Combating the Mozambique insurgency: maritime aspects

The French Navy patrol vessel Champlain (Photo: French Navy)

Conflicts within nations that have a coastline almost invariably acquire a maritime aspect. The Islamic insurgency in Mozambique is no exception.

Recent weeks have seen a number of African states, namely, Angola, Botswana, Rwanda, South Africa, Tanzania, and Lesotho, send military forces to assist Mozambique in its struggle against the insurgents.

Instability in Mozambique poses a threat to vessels in the Mozambique Channel, a sea area already prone to maritime crime, and through which about 30 per cent of the world’s seaborne trade passes.

South Africa and Rwanda have both sent maritime units to assist the Mozambique Navy in deterring attacks on merchant vessels, and disrupting the supply of arms to insurgents.

Mozambique has, what is on the face of it, a fairly well-equipped coastal and middle water naval force, but funding and maintenance problems mean it is virtually moribund. Pretoria has confirmed that the offshore patrol vessel (former missile-armed strike craft) Makhanda has been deployed, while some regional sources suggest that a second as-yet unidentified South African vessel is also operating off the country’s coast.

Local media reports, meanwhile, have given a rare glimpse of the usually-landlocked Rwanda Defence Force Special Forces’ fast combat craft, which are currently active in Mozambique’s waters. Rwanda’s military forces are among Africa’s most efficient, and these craft reportedly played a lead role in the recent defeat of insurgents who had occupied the port of Cabo Delgado.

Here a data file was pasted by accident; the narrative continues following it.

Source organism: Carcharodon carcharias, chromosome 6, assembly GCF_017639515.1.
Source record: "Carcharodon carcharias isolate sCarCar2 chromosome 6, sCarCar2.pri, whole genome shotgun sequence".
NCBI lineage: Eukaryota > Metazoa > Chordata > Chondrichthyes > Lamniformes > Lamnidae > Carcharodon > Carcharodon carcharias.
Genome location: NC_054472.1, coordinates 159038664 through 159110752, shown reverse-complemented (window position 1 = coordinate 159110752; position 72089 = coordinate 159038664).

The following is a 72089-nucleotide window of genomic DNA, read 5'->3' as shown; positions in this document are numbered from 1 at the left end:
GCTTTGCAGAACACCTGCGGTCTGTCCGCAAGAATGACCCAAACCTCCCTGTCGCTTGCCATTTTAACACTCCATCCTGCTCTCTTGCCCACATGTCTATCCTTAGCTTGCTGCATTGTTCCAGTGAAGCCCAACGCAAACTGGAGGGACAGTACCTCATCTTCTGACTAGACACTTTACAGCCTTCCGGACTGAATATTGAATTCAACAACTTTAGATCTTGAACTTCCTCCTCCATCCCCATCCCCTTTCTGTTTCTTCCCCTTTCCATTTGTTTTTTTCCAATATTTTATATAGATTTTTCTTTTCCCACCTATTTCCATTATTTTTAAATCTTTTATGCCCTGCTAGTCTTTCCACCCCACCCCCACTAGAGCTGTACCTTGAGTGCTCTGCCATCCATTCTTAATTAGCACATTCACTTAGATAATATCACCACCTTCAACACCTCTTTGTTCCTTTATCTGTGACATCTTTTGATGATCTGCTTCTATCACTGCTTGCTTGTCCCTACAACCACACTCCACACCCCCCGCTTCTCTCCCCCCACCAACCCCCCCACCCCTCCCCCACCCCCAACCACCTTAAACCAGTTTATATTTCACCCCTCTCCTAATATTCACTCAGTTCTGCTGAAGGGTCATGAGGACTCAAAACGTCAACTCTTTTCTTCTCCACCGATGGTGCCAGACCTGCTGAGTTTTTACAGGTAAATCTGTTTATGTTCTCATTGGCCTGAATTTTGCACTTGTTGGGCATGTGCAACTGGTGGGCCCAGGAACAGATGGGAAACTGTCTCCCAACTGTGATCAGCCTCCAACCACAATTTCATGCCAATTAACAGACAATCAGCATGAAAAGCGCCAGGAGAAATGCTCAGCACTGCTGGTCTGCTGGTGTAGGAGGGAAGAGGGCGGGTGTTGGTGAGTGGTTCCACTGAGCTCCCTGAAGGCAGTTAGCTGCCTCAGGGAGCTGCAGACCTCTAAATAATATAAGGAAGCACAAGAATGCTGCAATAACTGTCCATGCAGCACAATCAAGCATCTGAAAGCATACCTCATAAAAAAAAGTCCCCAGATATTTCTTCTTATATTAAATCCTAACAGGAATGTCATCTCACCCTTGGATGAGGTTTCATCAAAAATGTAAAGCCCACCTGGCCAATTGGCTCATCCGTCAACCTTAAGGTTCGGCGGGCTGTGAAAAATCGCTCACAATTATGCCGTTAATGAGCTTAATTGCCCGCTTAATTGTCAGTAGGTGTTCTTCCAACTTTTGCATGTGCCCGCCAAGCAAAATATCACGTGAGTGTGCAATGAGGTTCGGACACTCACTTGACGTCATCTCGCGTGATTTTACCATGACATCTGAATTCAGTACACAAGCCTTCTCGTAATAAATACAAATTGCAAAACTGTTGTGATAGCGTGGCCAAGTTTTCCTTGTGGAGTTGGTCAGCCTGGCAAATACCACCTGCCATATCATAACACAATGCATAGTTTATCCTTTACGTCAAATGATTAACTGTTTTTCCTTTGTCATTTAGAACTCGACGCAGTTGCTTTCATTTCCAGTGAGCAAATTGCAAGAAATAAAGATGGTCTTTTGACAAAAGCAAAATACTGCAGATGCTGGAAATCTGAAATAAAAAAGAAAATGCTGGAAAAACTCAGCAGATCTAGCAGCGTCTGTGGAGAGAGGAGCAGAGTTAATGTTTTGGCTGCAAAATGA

Some analysts assess that these craft, which are fitted with Chinese-made heavy machine guns, are based on a Fabio Buzzi design.

Furthermore, the French Navy’s multi-mission ship Champlain (pictured) based at the French Indian Ocean island of Reunion has reportedly been patrolling offshore, as Paris, which has extensive energy interests in the region, lobbies for other European navies to become involved.

Trevor Hollingsbee

Maritime security expert and columnist, Trevor Hollingsbee was a Lieutenant in the Royal Navy, Senior Superintendent with the Hong Kong Marine Police, Assistant Secretary for Security in the British Hong Kong Government Security Branch, and Intelligence Analyst in the UK Ministry of Defence. As an independent defence and security analyst he has had some 1,500 articles on maritime security, and geopolitical topics, published in a range of international journals and newspapers. He is an Associate Fellow of the Nautical Institute, and a past Vice-Chairman of the Institute’s Hong Kong branch.